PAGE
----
One reason why the Monetary Policy Committee (MPC) could have declined a meeting with Finance Ministry officials on June 1, sources have told The Indian Express, is that the request came during the “silent” or “shut period” — a reference to the two-week period before the announcement of a policy when, traditionally, the Reserve Bank of India doesn’t engage with the public. That had been the practice from 2005 until last year, when the RBI had an advisory committee on monetary policy with the Governor being the sole and final arbirter of interest rates.
Such a rule, although informal, was aimed at ensuring that market-sensitive information wasn’t leaked, considering the impact that insider information on the direction of interest rates can have on financial markets. Finance Ministry officials, including Chief Economic Adviser Arvind Subramanian, have said the Ministry is well within its rights to provide its view on interest rates to the RBI. But where they may have erred, top former government and RBI officials said, is in trying to engage with an independent interest-rate setting committee in that sensitive period.
A former RBI official said it would have been kosher if senior government officials had met the RBI a month before the policy, or provided a written submission to the MPC and sounded them out on whether they would be willing to engage with the Ministry. The face-off is, in a way, also a reflection of the challenges in navigating the new framework of a Committee mandated to achieve an inflation target of 4% in the medium term. For any government, growth would certainly be an overriding objective. But unlike the days of an advisory committee, the MPC is accountable for delivering on the inflation target. As a former RBI official said: “The current stand-off could well be the fallout of such a formal agreement on containing inflation because the MPC is bound to look at that mandate more closely.”
In the pre-MPC era, sometimes, senior Ministry and RBI officials would meet in the weeks before the monetary policy, or the RBI Governor would meet the Finance Minister alone. But a decade ago, such differences on interest rates didn’t matter much in a stunted financial market when today’s key policy rate — the repo rate, or the rate at which banks borrow from the RBI — wasn’t relevant. Unlike now, when there is a bi-monthly monetary policy review — a practice begun by former Governor D Subbarao — there were just two annual policy reviews in April and October with limited engagement with the media and the markets. That has changed with the progressive opening up of financial markets, leading to greater engagement by the RBI. And the key policy rate is far more critical now.
In his book, Who Moved My Interest Rate? Subbarao says his meetings with Finance Ministers P Chidambaram and Pranab Mukherjee were different in their settings. Chidambaram would meet him alone — although occasionally, he would invite the Finance Secretary and the CEA to join for the last 10 minutes or so, and give his point of view, or “advice”, as he called it. Mukherjee was more formal — with all the secretaries in the Ministry and his advisers being present. “Mukherjee’s stance was straightforward — that the Reserve Bank should ease on interest rate to support growth. Chidambaram on the other hand was more nuanced. He believed that I should cut rates in acknowledgment of his efforts at fiscal consolidation and would assert his arguments more firmly and forcefully,” Subbarao has written.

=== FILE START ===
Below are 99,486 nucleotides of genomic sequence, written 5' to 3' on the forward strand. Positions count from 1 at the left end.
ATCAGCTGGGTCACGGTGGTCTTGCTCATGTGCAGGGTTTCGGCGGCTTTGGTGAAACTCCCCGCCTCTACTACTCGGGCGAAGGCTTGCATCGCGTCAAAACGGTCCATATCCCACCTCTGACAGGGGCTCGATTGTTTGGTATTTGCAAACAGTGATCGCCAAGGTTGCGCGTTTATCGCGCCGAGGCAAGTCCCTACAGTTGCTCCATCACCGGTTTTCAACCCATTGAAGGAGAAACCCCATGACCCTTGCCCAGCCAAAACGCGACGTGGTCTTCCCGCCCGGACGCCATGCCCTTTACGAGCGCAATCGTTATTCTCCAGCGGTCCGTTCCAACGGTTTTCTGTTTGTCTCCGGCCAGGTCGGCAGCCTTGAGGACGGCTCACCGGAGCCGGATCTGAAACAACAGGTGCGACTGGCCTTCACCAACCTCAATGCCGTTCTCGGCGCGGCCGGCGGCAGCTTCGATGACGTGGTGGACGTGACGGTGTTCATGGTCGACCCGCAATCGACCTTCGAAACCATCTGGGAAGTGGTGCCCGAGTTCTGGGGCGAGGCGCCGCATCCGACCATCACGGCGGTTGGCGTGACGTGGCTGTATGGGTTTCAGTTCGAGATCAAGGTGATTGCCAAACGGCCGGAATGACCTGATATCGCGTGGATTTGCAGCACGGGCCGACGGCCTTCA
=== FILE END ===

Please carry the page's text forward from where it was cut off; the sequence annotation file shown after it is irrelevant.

He has added that despite disagreements, the meetings were always cordial. He has also referred to the government’s pet peeve then too — that the RBI was too cynical in its forecasts. He has cited an instance of Finance Secretary Arvind Mayaram saying at a meeting: “whereas everywhere… in the world, governments and central banks are cooperating, here… Reserve Bank is being very recalcitrant”. Such tensions are inherent in the relationship between governments and central banks. But where some senior officials fault the Committee this time is in what they perceive as shifting reasons on inflation.
“It is not clear what exactly the RBI is looking at sometimes, unless we get a detailed account of the MPC deliberations. But having undershot the inflation target, the monetary policy narrative this time and the final decision are at odds. And they have tied their hands having shifted from an accommodative stance to a neutral stance,” an official said, adding that on inflation forecasting, the central bank ought to do a better job.
An important reason for this, Subbarao had said, was data flaws. “I wish there was a single or simple explanation for getting forecasts wrong,” he wrote. There is a political dimension too, one senior official said. The RBI, having borne the brunt of criticism after demonetisation, may well have been inclined to stand its ground — and retrieve lost ground — and be seen to be asserting its autonomy. Experts concur the Ministry was within its rights to provide inputs to the Committee. But with an institutional arrangement to set interest rates in place, the government ought to take the decision in its stride, an official said.